At the same time, this ongoing crisis represents a new turn. Simply put, the repeated talks have failed because while either side does not want further violence, each side also differs in how exactly they see de-escalation and the terms of resolving the larger border issues. A key demand for the Indian side as a precursor to the normalization of the relationship between the two nations has been the “complete withdrawal from all the friction points and status-quo until restored as it existed before May 2020.”

This stated aim has not been achieved so far and seems unlikely to be reached for the simple reason that it is not in China’s interest to withdraw and let the issue quietly die down.  China’s new strategy at the border is a mix of strategies that have been successfully used in other flashpoints. It is a mixture of not only salami-slicing tactics, but also gray zone warfare, both working to China’s benefit.

Gray zone warfare often relies on deniability, remaining below an adversary’s response threshold, and achieving a cumulative effect through seemingly minor actions.” One can see instances of this approach all across the current crisis. One major area is the effort to solve each hotspot, or area of tension on its own, as a piecemeal approach with the aim of de-linking certain hotspots from a larger political settlement of the issues. The history of the various talks is littered with such examples. Of the various flashpoints, it was during the 9th round of talks that troops were disengaged from the Pangong Tso lake area, from the Gogra region during the 12th round of talks, and the focus of the failed 14th round of talks was the Hot Springs area in Eastern Ladakh.  Experts and news media have pointed out that certain areas are no longer on the table for even the base process of ‘disengagement’. For example, the ongoing standoff in the Depsang and Demchok in Eastern Ladakh. While the Indian side has pushed for resolution here, the issues at play, i.e., denial of patrolling routes of the Indian army by the Chinese have been delinked and cast as ‘legacy issues’. Such an approach, however, masks the fact that the Chinese side has successfully used the 2020 crisis to block access of the Indian side to areas it historically used to patrol in. Further, for the Indian side to recast ongoing flashpoints as ‘legacy issues’ that cannot be talked about even for ‘disengagement,’ shows that the onus of escalation firmly lies on the Indian side, and secondly, gray zone warfare is indeed in effect.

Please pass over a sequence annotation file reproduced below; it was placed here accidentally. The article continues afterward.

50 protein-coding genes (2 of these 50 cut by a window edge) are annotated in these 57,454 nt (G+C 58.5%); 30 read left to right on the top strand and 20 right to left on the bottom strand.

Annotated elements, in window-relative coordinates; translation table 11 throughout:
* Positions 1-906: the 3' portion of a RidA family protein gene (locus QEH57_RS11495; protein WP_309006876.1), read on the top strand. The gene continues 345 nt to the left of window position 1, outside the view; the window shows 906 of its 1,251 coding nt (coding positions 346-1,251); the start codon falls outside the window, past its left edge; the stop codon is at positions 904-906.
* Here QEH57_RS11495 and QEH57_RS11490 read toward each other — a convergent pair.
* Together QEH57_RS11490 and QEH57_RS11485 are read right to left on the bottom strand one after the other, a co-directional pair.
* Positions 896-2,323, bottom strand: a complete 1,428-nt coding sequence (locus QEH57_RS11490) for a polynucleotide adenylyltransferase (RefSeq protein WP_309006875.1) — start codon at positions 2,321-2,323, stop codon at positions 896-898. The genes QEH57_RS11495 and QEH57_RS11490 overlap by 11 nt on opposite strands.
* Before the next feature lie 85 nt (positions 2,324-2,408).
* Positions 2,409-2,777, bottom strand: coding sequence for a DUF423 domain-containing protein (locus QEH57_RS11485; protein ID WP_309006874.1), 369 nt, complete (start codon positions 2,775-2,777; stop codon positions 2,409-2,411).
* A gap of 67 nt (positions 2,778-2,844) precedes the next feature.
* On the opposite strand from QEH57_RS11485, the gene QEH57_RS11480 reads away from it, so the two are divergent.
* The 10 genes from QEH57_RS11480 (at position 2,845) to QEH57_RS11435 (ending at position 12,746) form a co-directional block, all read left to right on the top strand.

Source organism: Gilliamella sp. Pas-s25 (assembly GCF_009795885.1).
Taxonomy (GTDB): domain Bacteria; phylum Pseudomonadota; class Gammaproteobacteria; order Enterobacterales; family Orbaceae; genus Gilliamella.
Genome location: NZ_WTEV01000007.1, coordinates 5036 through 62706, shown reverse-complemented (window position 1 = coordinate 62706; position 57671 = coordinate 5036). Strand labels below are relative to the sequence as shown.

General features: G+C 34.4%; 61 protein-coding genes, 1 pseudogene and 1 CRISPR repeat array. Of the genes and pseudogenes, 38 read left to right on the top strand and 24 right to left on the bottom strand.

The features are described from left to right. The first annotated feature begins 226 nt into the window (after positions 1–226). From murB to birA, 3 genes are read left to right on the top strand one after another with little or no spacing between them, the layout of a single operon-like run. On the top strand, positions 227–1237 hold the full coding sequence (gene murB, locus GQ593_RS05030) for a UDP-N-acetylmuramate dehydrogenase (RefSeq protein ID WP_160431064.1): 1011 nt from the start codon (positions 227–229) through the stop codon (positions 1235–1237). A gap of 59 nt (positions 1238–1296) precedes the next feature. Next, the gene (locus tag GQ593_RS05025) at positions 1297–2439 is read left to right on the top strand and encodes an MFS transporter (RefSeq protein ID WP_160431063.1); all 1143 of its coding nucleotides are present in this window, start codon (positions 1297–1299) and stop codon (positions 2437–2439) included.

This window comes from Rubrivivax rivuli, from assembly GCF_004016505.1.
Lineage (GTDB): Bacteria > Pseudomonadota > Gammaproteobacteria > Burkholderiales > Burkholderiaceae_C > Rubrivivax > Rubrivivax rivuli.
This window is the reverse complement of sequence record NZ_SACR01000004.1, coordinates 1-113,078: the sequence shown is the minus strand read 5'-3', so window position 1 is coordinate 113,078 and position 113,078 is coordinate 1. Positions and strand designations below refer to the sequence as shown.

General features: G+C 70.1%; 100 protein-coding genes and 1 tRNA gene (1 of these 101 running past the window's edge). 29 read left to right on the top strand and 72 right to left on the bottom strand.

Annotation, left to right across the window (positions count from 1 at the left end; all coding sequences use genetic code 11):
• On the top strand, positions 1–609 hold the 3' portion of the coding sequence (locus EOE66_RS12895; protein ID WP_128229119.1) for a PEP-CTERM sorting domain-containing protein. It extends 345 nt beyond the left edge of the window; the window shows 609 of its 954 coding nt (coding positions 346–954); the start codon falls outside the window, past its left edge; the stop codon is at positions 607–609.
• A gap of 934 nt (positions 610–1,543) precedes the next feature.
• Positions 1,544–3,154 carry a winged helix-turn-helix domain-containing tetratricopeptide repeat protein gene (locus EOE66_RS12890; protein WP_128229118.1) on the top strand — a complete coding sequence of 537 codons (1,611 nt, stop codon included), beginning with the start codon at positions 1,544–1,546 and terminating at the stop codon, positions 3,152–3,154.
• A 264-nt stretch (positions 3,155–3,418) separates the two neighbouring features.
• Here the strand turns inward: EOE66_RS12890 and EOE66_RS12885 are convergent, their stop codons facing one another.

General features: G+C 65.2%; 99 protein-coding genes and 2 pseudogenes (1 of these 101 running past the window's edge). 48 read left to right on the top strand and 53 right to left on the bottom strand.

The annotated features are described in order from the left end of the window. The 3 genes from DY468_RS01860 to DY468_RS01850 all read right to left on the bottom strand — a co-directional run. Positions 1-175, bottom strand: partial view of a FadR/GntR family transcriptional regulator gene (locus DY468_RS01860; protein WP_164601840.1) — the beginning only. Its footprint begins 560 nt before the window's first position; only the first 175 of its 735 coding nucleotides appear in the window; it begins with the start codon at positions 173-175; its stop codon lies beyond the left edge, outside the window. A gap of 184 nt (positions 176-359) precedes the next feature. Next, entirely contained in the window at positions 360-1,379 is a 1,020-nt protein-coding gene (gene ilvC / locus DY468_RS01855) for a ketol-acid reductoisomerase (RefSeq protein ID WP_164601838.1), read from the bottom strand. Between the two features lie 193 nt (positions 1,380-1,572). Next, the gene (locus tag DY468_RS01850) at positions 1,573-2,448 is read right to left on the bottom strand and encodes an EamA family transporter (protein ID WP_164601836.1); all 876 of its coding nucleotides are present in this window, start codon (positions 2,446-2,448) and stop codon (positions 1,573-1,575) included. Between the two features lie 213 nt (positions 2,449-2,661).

China has also sought to recast the border issue in terms of sovereignty. Statements such as those made in regard to Arunachal Pradesh, seem to confirm that the aim of the Chinese side is indeed to split up the boundary question into sector-wise chunks, and not deal with it as a political whole, going back from what was previously agreed upon, such as the 2005 agreement. As Shivshankar Menon, former National Security Advisor points out “unlike past confrontations and face-offs, the framing of the crisis by China as a sovereignty dispute — rather than as a border dispute which would be solved by give and take — makes it harder to settle.”

The other Chinese strategy that dovetails perfectly with the advent of gray zone warfare is that of putting the onus of escalation on the Indian side. Chinese efforts such as occupying territory, building infrastructure, aggressive patrolling, disputing agreed-upon boundaries, or denying patrolling routes portray tightly controlled moves designed to put the serious onus of escalation on the other side while quietly accruing the benefits of this carefully scripted brinkmanship. The question for the Indian side is whether it can bear the costs of a steady level of escalation by the Chinese without resorting to any new levels of violence.